• Re- and post-install scripts
  • Basic evasion techniques
  • Shell commands 
  • Basic network communication techniques

The good news from a security perspective is that when attackers use a straightforward technique like network communication, it’s still reasonably easy to detect them, even when packages are successfully downloaded.

Nevertheless, attackers continually seek to make their techniques more effective and create newer, more complex ways to infiltrate target machines and systems. One example is telemetry for data collection. We anticipate that more and newer ways of creating and using malicious packages will be created.

Timing of attacks

Initially, it seems as though malicious packages are published randomly, and it’s arbitrary when attackers release them, but in fact, that isn’t the case.

Attackers try to maximize the effect of their malicious packages and optimize opportunities that they’ll get downloaded by timing their release. Our research found that Top of Form

Nearly 25% of malicious packages are published on Thursday afternoons. This could be because attackers realize that many cybersecurity companies are based in Israel, where the weekend is Friday and Saturday. So, they deliberately release these packages at a time when these vendors are winding down for the weekend.

Understand open source to protect it from malicious packages

The accessibility of open source software contributes significantly to the impact of malicious packages. Even people with relatively elementary programming skills can create these packages and publish the code to open source repositories that countless developers use. This is an environment that offers plenty of opportunities for malicious packages to get downloaded by unsuspecting users. It’s fertile ground from which malicious actors can launch successful attacks.

Therefore, understanding the implications of incorporating open source code into applications becomes crucial in this context. If you know the dangers, you can be vigilant and better prepared to protect your organization. A significant thing to bear in mind is that malicious packages pose an urgent threat, whereas vulnerabilities can lurk in a codebase for longer periods, sometimes without causing any deleterious effect. It’s therefore important to find and neutralize malicious packages as quickly and efficiently as possible.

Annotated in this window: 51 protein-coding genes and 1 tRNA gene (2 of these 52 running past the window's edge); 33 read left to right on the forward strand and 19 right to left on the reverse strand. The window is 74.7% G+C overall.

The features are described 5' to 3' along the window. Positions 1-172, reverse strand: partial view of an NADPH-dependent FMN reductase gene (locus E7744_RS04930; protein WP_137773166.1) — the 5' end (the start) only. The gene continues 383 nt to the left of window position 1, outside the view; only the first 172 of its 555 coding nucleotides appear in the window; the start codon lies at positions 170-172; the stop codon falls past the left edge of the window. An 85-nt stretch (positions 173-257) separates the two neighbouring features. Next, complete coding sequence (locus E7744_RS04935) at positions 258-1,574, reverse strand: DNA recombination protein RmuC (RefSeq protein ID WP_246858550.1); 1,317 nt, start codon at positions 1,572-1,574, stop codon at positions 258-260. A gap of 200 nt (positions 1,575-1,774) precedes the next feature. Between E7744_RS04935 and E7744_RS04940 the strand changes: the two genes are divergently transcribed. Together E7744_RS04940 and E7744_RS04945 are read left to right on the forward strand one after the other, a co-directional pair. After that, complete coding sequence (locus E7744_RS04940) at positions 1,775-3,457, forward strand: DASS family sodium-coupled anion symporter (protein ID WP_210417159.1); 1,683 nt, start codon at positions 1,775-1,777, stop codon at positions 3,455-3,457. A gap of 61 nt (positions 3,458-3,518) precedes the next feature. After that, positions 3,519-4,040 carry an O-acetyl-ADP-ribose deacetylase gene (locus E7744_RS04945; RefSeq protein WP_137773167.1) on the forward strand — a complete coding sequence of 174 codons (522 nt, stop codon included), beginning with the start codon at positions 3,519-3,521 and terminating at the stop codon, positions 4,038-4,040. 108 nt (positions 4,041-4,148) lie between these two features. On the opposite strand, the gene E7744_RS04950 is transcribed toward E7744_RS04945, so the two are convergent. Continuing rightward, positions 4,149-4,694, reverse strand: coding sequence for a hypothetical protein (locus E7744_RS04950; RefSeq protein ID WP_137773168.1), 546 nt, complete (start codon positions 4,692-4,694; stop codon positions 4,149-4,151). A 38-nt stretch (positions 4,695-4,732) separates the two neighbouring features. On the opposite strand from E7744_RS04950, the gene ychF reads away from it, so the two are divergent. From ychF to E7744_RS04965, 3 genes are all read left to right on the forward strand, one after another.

Companies can harden their security posture against malicious packages in numerous ways, not least by prioritizing their software supply chain. It’s essential to scan all open source code repositories and libraries, to find and remediate vulnerabilities, and to identify and prevent attacks. The best way to do that is to use an automated scanning tool and accompany this with a software bill of materials (SBOM). While high-profile attacks like Log4j and the SolarWinds breach receive significant attention, they’re just a small proportion of the onslaught of attacks that applications face. The escalating threat posed by malicious package attacks increases the need to take a fresh approach to application security (AppSec). And that fresh approach requires implementing constant, automated AppSec so that organizations can stay ahead of attackers in the race to protect their software and avoid the damage that malicious packages can cause.

Learn more about securing your applications and software from malicious packages.